Organizational Ombudsman Practices in Media Houses
Organizational Ombudsman Practices in Media Houses Siromani Dhungana Lecturer (Journalism and Mass Communication) Tribhuvan University Email: firstname.lastname@example.org | email@example.com
What is an ombudsman?• An ombudsman is, principally, a neutral and fair arbitrator who handles complaints of audience and tries to find a common way out. Government agencies and private sector and other firms can appoint ombudsman.• According to Organization of News Ombudsmen, the first ombudsman was appointed in 1809 in Sweden to handle citizens’ complaints about the government. The ombudsman is Scandinavian in origin.
Media Ombudsmen• The Media, or News, Ombudsman is familiar to many people. The News Ombudsman’s primary objective is to promote transparency within his or her news organization. This Ombudsman can receive and investigate complaints about published news items on behalf of members of the public and then recommend the most suitable course of action to resolve the issues raised. The News Ombudsman is an independent officer acting in the best interests of news consumers. He or she explains the roles and obligations of journalism to the public and acts as a mediator between the expectations of the public and the responsibilities of journalists. - From: International Ombudsman Association | http://www.ombudsassociation.org/media/frequently-asked-questions
Ombudsman may be called as:• Some newspapers use titles such as:• Readers’ representative• Readers’ advocate• Public editor
Need of ombudsman in media organizations• To monitor accuracy, fairness and balance.• To receive audience complaints• To publish corrections and explanations of the organizations media policy, if required• To make news organization more accessible and accountable to its audience• To increase the awareness of professionalism of journalism• To enhance accountability of concerned news organization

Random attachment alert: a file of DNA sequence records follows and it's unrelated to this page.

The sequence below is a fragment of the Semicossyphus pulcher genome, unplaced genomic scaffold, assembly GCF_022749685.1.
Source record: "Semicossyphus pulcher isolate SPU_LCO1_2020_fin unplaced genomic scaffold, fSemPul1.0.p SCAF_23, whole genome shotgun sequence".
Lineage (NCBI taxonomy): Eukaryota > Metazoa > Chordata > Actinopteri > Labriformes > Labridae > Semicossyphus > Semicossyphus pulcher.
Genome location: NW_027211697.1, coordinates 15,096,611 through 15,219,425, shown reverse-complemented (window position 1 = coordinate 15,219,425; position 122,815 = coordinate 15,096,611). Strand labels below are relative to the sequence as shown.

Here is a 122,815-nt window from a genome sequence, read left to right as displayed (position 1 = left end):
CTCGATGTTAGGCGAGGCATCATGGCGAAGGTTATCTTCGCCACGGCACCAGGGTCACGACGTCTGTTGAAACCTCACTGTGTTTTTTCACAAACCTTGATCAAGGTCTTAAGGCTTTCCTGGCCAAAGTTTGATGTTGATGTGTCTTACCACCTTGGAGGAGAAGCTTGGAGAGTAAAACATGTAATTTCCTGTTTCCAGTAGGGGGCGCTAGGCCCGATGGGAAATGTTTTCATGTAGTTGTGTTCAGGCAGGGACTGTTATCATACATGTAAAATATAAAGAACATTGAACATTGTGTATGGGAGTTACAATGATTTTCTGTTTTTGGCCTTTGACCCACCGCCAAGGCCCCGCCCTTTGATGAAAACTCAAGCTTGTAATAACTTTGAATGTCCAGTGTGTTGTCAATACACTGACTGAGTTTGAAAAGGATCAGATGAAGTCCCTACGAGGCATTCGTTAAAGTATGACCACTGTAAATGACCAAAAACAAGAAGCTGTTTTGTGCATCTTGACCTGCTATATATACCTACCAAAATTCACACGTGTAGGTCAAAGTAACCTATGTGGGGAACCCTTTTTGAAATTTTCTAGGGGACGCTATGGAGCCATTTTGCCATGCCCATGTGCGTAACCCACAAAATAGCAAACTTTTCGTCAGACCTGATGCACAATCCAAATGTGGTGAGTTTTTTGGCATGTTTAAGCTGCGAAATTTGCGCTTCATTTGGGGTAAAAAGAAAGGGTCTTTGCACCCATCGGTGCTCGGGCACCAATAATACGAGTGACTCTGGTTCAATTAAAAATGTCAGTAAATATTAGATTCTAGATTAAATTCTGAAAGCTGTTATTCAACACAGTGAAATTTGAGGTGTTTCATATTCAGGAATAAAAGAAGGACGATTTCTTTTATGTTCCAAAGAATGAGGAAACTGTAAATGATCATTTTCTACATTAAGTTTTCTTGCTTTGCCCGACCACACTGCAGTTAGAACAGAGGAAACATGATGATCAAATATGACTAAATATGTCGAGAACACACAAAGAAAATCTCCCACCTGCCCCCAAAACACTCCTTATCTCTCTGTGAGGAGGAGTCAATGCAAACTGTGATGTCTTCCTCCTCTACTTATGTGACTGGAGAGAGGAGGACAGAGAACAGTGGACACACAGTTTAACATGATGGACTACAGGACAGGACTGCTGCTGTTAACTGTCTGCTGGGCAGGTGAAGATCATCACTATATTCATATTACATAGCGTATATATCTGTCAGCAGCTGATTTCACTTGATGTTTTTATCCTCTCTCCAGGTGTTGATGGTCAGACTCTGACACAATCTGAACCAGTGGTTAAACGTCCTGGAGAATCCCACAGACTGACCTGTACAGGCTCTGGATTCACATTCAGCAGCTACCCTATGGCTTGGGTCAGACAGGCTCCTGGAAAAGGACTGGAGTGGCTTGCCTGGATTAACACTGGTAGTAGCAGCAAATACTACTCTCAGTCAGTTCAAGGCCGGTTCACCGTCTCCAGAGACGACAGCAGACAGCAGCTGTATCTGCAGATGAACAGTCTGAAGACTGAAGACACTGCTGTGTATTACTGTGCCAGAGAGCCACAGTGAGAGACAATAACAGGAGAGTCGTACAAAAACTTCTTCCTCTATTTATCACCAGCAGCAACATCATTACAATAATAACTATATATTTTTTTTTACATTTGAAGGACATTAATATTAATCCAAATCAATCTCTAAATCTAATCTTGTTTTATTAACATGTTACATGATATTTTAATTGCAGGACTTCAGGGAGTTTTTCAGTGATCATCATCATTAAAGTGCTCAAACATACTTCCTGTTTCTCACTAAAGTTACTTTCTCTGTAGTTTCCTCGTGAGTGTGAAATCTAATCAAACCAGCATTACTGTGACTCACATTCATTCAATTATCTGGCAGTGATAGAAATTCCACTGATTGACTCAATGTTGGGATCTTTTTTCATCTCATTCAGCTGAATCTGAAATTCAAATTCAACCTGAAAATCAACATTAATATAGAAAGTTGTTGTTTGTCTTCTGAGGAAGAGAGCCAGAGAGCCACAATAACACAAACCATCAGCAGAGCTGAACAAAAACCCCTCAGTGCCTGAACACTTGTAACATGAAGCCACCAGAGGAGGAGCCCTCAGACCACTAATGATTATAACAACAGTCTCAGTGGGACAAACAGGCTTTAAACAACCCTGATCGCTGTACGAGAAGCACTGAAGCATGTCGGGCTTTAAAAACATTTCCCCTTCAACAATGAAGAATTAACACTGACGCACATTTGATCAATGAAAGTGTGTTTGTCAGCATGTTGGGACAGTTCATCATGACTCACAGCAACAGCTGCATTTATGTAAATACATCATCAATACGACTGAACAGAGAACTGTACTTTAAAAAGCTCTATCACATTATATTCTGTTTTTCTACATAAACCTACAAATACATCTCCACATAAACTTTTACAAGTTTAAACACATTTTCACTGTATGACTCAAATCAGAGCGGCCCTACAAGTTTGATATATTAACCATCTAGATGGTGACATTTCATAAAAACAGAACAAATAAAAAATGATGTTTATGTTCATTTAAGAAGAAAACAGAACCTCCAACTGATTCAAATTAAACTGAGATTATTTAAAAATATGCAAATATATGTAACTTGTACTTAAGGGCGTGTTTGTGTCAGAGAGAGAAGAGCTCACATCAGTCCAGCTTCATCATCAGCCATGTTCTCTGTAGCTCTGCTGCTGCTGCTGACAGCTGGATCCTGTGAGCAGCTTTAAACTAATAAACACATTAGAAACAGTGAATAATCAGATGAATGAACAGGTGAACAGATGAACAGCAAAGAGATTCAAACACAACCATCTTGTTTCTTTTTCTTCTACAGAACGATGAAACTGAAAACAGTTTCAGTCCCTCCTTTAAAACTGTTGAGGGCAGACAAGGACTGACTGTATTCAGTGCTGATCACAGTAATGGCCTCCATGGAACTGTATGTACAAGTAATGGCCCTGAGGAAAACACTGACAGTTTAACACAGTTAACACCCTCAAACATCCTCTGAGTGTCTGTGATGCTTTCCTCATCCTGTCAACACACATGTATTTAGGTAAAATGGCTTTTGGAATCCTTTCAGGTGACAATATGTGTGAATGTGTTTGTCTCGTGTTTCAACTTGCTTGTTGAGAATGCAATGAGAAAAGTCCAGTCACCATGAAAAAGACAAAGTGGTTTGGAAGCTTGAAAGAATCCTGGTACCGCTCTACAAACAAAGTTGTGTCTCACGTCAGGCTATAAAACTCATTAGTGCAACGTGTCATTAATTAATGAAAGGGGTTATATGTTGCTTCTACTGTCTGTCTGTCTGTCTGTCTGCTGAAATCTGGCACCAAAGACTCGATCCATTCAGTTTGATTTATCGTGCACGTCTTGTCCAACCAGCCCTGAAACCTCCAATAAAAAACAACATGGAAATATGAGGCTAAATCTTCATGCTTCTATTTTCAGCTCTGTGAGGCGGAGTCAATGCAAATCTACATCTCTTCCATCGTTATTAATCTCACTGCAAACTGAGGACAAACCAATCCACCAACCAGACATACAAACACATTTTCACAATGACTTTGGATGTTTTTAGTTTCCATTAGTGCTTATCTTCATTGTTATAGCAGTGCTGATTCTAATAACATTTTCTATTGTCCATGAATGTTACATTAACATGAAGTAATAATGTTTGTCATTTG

Primary Duties of Media Ombudsman• Work as a bridge between media house and audience regarding published content• Monitoring of news and feature columns, photography and other graphic materials for fairness, accuracy and balance• Ensuring accountable journalism• Investigation of comments and complaints made by audience and obtaining explanations from editors and journalist for readers, viewers or listeners• Encourage media houses to publish correction in case of mistakes• In some cases, ombudsman write article dealing with issues of broad public interest, or with specific grievance
Evolution of Concept of Ombudsman• The concept was in place much earlier in Japan. The Asahi Shimbun in Tokyo established a committee in 1922 to receive and investigate reader complaints. Another mass circulation Tokyo paper, The Yomiuri Shimbun, set up a staff committee in 1938 to monitor the paper’s quality.• In 1951 this group became an ombudsman committee which today hears readers’ complaints about the paper and which meets daily with editors. News ombudsmen today are found throughout North and South America, Europe, and parts of the Middle East and Asia.• The first newspaper ombudsman in the U.S. was appointed in June 1967 in Louisville, Kentucky, to serve readers of The Courier-Journal and The Louisville Times.• The first Canadian appointment — at The Toronto Star — was in 1972. -From: Organization of News Ombudsmen (ONO)